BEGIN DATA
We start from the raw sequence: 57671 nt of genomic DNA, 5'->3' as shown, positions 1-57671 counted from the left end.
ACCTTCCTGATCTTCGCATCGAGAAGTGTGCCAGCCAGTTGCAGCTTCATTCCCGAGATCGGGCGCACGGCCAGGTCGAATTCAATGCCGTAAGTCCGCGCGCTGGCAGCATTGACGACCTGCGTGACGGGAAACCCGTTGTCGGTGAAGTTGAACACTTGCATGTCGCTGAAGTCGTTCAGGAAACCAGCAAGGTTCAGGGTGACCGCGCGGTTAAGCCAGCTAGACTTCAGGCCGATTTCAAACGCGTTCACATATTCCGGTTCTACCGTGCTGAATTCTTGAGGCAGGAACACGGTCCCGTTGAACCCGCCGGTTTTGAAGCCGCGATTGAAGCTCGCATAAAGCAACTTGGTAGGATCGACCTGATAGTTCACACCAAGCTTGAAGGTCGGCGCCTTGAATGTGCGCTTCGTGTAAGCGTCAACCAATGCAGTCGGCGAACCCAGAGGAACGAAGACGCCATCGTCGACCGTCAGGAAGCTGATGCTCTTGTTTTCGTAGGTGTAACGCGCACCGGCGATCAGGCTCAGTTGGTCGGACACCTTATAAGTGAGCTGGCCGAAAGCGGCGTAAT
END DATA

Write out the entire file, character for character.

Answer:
We start from the raw sequence: 57671 nt of genomic DNA, 5'->3' as shown, positions 1-57671 counted from the left end.
ACCTTCCTGATCTTCGCATCGAGAAGTGTGCCAGCCAGTTGCAGCTTCATTCCCGAGATCGGGCGCACGGCCAGGTCGAATTCAATGCCGTAAGTCCGCGCGCTGGCAGCATTGACGACCTGCGTGACGGGAAACCCGTTGTCGGTGAAGTTGAACACTTGCATGTCGCTGAAGTCGTTCAGGAAACCAGCAAGGTTCAGGGTGACCGCGCGGTTAAGCCAGCTAGACTTCAGGCCGATTTCAAACGCGTTCACATATTCCGGTTCTACCGTGCTGAATTCTTGAGGCAGGAACACGGTCCCGTTGAACCCGCCGGTTTTGAAGCCGCGATTGAAGCTCGCATAAAGCAACTTGGTAGGATCGACCTGATAGTTCACACCAAGCTTGAAGGTCGGCGCCTTGAATGTGCGCTTCGTGTAAGCGTCAACCAATGCAGTCGGCGAACCCAGAGGAACGAAGACGCCATCGTCGACCGTCAGGAAGCTGATGCTCTTGTTTTCGTAGGTGTAACGCGCACCGGCGATCAGGCTCAGTTGGTCGGACACCTTATAAGTGAGCTGGCCGAAAGCGGCGTAAT